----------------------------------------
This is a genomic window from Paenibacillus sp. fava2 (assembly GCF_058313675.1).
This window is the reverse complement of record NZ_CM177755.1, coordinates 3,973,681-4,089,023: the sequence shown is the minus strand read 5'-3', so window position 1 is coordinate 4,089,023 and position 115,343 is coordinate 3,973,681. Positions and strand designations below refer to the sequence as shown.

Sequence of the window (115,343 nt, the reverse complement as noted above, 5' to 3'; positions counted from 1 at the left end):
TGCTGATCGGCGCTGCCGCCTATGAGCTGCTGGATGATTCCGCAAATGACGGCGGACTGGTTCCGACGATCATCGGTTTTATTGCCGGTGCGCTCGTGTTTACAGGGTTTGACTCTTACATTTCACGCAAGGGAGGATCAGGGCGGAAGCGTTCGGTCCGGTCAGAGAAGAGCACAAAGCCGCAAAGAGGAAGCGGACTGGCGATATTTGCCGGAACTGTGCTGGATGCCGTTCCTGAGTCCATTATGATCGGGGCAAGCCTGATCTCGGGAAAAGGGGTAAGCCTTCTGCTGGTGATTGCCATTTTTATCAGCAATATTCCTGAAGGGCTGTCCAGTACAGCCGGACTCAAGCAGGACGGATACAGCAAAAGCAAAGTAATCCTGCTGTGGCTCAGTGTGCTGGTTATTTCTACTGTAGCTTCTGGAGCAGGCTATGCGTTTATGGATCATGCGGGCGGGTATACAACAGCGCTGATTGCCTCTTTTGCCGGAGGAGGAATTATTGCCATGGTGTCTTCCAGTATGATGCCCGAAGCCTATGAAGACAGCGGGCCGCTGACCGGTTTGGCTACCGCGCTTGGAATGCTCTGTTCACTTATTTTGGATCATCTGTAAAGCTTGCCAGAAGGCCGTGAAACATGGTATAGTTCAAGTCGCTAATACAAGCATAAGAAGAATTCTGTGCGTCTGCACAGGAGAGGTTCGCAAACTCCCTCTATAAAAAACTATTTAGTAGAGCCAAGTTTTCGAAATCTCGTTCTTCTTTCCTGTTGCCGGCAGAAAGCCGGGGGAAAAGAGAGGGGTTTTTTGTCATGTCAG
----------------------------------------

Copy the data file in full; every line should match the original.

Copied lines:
This is a genomic window from Paenibacillus sp. fava2 (assembly GCF_058313675.1).
This window is the reverse complement of record NZ_CM177755.1, coordinates 3,973,681-4,089,023: the sequence shown is the minus strand read 5'-3', so window position 1 is coordinate 4,089,023 and position 115,343 is coordinate 3,973,681. Positions and strand designations below refer to the sequence as shown.

Sequence of the window (115,343 nt, the reverse complement as noted above, 5' to 3'; positions counted from 1 at the left end):
TGCTGATCGGCGCTGCCGCCTATGAGCTGCTGGATGATTCCGCAAATGACGGCGGACTGGTTCCGACGATCATCGGTTTTATTGCCGGTGCGCTCGTGTTTACAGGGTTTGACTCTTACATTTCACGCAAGGGAGGATCAGGGCGGAAGCGTTCGGTCCGGTCAGAGAAGAGCACAAAGCCGCAAAGAGGAAGCGGACTGGCGATATTTGCCGGAACTGTGCTGGATGCCGTTCCTGAGTCCATTATGATCGGGGCAAGCCTGATCTCGGGAAAAGGGGTAAGCCTTCTGCTGGTGATTGCCATTTTTATCAGCAATATTCCTGAAGGGCTGTCCAGTACAGCCGGACTCAAGCAGGACGGATACAGCAAAAGCAAAGTAATCCTGCTGTGGCTCAGTGTGCTGGTTATTTCTACTGTAGCTTCTGGAGCAGGCTATGCGTTTATGGATCATGCGGGCGGGTATACAACAGCGCTGATTGCCTCTTTTGCCGGAGGAGGAATTATTGCCATGGTGTCTTCCAGTATGATGCCCGAAGCCTATGAAGACAGCGGGCCGCTGACCGGTTTGGCTACCGCGCTTGGAATGCTCTGTTCACTTATTTTGGATCATCTGTAAAGCTTGCCAGAAGGCCGTGAAACATGGTATAGTTCAAGTCGCTAATACAAGCATAAGAAGAATTCTGTGCGTCTGCACAGGAGAGGTTCGCAAACTCCCTCTATAAAAAACTATTTAGTAGAGCCAAGTTTTCGAAATCTCGTTCTTCTTTCCTGTTGCCGGCAGAAAGCCGGGGGAAAAGAGAGGGGTTTTTTGTCATGTCAG